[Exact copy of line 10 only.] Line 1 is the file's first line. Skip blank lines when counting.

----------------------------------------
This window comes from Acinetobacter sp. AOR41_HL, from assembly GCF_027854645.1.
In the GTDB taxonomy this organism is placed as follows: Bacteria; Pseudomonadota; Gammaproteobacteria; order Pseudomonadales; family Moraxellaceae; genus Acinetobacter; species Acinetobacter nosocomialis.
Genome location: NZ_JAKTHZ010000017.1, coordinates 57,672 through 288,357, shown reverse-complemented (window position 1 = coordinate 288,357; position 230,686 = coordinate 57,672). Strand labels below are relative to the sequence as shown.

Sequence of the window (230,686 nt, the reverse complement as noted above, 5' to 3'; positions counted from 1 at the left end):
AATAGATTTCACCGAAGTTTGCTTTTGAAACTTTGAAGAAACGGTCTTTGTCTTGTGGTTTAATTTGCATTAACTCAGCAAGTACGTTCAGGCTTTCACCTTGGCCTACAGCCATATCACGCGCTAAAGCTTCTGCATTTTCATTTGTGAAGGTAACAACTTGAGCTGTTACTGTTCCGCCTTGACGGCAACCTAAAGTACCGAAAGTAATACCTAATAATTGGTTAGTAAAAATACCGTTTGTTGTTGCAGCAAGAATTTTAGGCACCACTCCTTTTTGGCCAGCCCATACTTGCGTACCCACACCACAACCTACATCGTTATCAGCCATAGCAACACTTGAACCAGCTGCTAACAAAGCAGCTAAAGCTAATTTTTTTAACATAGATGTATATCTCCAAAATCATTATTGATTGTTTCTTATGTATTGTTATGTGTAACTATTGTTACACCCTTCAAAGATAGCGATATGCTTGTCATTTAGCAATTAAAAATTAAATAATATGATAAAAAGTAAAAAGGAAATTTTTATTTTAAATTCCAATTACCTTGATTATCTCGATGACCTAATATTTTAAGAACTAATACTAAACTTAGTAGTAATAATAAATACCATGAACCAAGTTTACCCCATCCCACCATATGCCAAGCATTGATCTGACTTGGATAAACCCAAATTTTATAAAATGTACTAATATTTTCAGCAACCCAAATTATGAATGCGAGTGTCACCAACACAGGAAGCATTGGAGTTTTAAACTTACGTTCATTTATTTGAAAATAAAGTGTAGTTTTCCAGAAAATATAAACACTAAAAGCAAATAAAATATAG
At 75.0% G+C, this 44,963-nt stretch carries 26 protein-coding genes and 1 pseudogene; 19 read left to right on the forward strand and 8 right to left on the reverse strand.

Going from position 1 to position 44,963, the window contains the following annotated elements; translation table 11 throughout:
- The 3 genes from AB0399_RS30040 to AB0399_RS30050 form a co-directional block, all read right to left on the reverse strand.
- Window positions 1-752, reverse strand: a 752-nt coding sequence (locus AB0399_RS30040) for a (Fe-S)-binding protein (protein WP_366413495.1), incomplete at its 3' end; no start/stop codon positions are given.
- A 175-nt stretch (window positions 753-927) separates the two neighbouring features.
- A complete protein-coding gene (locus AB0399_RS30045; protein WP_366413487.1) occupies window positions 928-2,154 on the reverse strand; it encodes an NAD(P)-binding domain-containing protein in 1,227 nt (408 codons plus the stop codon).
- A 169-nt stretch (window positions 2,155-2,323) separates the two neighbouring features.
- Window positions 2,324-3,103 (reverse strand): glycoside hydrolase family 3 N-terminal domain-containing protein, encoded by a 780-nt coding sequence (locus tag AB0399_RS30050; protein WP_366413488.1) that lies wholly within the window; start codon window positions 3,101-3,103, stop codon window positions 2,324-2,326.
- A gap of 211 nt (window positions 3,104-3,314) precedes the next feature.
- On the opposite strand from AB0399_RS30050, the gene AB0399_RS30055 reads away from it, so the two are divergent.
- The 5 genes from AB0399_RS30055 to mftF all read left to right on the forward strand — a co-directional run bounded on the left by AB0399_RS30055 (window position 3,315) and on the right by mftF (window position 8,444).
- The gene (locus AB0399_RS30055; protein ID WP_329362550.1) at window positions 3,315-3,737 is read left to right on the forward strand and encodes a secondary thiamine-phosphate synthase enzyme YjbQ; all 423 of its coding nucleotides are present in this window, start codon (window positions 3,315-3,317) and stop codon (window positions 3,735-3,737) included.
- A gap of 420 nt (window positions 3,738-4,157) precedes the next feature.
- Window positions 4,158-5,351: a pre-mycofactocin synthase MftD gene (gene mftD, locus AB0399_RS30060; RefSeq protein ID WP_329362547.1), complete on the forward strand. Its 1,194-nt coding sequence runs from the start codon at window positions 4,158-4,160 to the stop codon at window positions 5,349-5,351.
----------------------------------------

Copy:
- A 175-nt stretch (window positions 753-927) separates the two neighbouring features.